Brian Tilley (l) and Simon Laherty (r) in Ganesh Versus the Third Reich. Photo Credit Jeff Busby.
Ganesh Versus the Third Reich
May 22 – 25, 2013
I love the idea of a play that pits the elephant-headed Hindu deity, Ganesh, up against Hitler in a fight for the rightful ownership of the swastika symbol. I also love the idea of a play about actors of varying intellectual abilities (from slightly impaired to almost non-communicative) trying to write and produce a piece of theatre under the thumb of an increasingly mercurial able-minded director. I’m even fine with all these ideas being part of the same production. But when this translates into an overstuffed ninety minutes that is far more conceptually interesting than experientially fulfilling, it’s hard for me to love Ganesh Versus the Third Reich.
Devised and Directed by Bruce Gladwin, Artistic Director of Australia’s Back to Back Theatre Company, Ganesh Versus the Third Reich features five actors, four of whom are intellectually challenged, as they conceive of and rehearse an original play. The story they’ve chosen to tell depicts what would happen if Ganesh, God of Obstacles, were sent to earth to reclaim the swastika symbol that Hitler stole from the Hindu tradition and perverted with his evil intentions. Alternating back and forth between staged scenes of the show in progress and the rehearsal room, the audience is given two very different yet related plays to watch. Both narratives address issues of power, cultural appropriation, domination, the right to speak and be heard, possibility, limitations and hope. The Ganesh play, gives us these themes as starchy metaphor through the deity’s evolving love of a Jew, the lessening of his godly powers, his unflinching determination to get to Berlin, a run in with Joseph Mengele and his ultimate anticlimactic standoff with Hitler. Told through a mixture of German, Sanskrit and English and utilizing strikingly creative shower curtain-like set design and lighting, these moments certainly carry the weight of their historic and cultural gravity, but ultimately lack any emotional impact.
More interesting are the rehearsal room scenes which give us these same themes, this time directly through the heated discussions and arguments amongst the actors and with the director. Is it right for them to be playing gods and Jews, one actor asks? Should a less abled actor be allowed in the show? Will the audience only come to see the play for the ‘freak’ factor? Is it OK for intellectually disabled people to play at being someone else? And how far will these actors allow themselves to be pushed? These are interesting questions from a community we don’t hear enough from with many refreshingly honest, sometimes funny and vulnerable responses. There is no doubt that this is a group of brave and hard-working performers. At least the ones that could be heard and understood.
Too often we needed to strain to comprehend the more vocally compromised actors as they delivered ideas or arguments crucial to the discussion. The frustration lay not with the actor’s delivery, but at the production for not helping the audience follow along more clearly. Sure, you could get the gist, but that’s not the point. This is a play about having a voice, and if the audience isn’t privy to the breadth of what is being said, we then aren’t fully experiencing the play as we should. Far more problematic and unfortunate were the numerous audio lapses due to technical glitches. Throughout the play, several actor’s microphones went dead leaving whole scenes unheard and completely stripped of their meaning and effect.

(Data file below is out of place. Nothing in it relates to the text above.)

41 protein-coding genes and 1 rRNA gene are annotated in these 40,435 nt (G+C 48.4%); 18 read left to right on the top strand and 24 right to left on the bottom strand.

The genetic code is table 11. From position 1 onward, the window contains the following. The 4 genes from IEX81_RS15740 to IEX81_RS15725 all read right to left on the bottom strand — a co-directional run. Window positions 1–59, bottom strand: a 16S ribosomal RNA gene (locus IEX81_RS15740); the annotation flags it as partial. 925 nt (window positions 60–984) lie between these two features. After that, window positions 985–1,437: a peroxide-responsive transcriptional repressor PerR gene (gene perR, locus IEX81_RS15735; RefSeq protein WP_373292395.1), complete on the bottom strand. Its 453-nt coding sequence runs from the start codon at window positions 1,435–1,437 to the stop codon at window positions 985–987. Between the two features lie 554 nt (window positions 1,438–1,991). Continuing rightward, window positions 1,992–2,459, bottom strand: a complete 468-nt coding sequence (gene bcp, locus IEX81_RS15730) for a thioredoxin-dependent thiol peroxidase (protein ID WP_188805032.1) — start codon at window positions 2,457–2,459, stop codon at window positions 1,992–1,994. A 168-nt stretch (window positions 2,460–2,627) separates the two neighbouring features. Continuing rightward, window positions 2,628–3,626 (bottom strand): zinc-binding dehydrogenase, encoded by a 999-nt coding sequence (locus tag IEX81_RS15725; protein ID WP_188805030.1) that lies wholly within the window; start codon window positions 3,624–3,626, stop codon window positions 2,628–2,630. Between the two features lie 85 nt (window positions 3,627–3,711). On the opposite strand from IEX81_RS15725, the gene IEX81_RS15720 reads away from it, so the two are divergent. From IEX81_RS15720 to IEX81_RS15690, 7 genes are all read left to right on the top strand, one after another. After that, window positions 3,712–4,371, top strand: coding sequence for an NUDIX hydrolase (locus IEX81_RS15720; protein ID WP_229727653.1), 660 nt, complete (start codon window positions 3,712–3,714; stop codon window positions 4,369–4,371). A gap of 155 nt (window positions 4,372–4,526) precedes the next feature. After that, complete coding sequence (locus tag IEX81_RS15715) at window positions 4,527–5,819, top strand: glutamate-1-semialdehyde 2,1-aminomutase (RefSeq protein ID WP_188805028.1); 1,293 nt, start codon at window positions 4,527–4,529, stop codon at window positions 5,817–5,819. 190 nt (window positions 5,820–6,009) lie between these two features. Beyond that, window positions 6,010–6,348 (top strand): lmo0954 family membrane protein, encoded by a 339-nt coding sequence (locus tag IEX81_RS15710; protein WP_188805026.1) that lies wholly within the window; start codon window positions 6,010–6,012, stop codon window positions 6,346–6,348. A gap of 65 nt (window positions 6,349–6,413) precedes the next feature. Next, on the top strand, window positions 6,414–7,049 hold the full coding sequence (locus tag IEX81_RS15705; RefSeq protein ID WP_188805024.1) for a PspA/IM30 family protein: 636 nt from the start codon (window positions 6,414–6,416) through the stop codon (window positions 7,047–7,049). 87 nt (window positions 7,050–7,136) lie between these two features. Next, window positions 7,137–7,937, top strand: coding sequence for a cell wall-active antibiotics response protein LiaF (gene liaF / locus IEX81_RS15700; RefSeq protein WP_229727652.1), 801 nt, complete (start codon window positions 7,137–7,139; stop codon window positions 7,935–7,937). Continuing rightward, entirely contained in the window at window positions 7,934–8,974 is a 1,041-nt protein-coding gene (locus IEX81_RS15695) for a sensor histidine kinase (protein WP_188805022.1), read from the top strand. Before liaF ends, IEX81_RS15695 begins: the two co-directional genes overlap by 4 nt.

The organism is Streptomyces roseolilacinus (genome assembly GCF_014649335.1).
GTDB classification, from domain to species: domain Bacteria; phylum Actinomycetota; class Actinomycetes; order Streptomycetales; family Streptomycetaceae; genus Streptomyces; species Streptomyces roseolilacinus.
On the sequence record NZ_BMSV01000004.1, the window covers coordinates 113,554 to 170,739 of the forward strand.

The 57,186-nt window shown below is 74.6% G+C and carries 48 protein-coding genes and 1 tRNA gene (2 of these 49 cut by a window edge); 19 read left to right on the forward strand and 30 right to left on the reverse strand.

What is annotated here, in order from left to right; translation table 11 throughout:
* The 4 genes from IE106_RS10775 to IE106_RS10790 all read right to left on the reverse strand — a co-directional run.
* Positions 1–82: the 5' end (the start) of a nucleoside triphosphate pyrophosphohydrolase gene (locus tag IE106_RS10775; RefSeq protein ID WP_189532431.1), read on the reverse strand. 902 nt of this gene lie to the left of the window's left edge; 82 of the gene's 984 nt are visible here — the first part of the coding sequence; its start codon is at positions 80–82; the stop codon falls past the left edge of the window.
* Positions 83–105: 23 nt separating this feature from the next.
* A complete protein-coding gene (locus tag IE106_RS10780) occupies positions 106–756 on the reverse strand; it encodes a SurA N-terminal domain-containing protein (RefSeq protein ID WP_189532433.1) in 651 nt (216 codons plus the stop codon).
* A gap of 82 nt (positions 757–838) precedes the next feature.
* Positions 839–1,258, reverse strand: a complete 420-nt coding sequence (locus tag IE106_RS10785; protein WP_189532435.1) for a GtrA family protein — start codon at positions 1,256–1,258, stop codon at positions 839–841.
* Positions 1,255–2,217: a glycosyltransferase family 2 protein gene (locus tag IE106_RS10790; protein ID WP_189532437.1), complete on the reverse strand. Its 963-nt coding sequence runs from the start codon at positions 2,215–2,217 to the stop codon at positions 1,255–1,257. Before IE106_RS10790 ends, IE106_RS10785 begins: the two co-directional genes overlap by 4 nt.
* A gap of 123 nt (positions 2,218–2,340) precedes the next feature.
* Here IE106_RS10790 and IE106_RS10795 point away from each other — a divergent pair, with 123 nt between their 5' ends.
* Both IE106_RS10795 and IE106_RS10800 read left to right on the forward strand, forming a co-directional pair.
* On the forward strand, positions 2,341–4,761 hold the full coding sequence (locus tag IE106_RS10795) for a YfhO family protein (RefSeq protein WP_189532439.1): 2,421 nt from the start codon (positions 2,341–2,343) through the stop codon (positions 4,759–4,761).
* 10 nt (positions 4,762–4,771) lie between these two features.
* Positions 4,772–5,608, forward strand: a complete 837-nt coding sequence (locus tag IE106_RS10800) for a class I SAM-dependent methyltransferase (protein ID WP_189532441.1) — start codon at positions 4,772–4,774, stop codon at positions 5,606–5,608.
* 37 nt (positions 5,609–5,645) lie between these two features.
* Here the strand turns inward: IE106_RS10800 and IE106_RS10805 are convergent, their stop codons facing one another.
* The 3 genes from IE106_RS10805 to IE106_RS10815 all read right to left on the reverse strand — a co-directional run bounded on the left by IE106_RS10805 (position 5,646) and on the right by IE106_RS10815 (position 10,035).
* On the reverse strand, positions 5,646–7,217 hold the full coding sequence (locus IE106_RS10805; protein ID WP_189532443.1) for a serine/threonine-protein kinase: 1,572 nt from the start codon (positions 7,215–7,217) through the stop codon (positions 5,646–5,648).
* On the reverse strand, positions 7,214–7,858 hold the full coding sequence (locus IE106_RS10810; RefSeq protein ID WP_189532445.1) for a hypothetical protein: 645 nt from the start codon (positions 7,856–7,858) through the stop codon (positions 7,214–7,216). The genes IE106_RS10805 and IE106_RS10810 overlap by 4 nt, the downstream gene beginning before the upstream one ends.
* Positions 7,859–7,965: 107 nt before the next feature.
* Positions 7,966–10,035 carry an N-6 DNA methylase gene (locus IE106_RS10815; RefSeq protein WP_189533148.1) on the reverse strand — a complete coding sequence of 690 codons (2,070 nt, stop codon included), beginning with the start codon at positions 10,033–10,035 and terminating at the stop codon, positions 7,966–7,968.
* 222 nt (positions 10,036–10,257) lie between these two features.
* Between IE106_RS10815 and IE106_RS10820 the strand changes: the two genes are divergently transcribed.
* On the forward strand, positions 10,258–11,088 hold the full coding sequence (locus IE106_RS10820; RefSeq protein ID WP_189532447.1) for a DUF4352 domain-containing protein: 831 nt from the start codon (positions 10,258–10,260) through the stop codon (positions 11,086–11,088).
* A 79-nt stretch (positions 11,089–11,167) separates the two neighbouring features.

But no need to dwell. If one scene goes unheard, there are twice as many where that came from. More arguments in rehearsal, often the same ones played over and over to greater or lesser success. More non-sequitur but visually stunning Ganesh scenes that land strangely hollow for such obvious metaphor. Plus there’s the false-feeling story arc that sees the director go from benevolent leader to cruel dictator bent on total domination. By the time the play lands at the frustratingly schematic and risibly staged rehearsal room climax, far too many potentially engaging scenes come and go with only a few hitting the sweet spots advertised by the play’s ideas.
“Challenging”, was the way one audience member described the show post curtain. Was that because the show challenged his ideas about people of different abilities and the questions they addressed? Or was it because he found trying to engage with a play that thwarts its audience in so many ways, challenging to connect with? I’m not sure which he meant. But I do know on which side of the challenge question I land and I’m terribly disappointed to be there.
For the guys and the girls – The idea for this show compels and the cast will win you over with their courage and honesty and humour. But the questions you are asked to think about are like confections whose taste disappears once you’ve eaten them, leaving the experience somewhat hollow. MAYBE SEE IT
For the occasional theatre goer – A play starring a mostly intellectually disabled cast is certainly something worth your time. However the bizarrely metaphoric and meta nature of the show will leave you less than pleased. SKIP IT
For the theatre junkie – You’ll really want to love this show. It’s intellectual, its ground breaking and it’s one of the more clever set and lighting designs around. But great ideas don’t always translate into great shows and this one runs far too away with itself even as it offers up some exciting moments. MAYBE SEE IT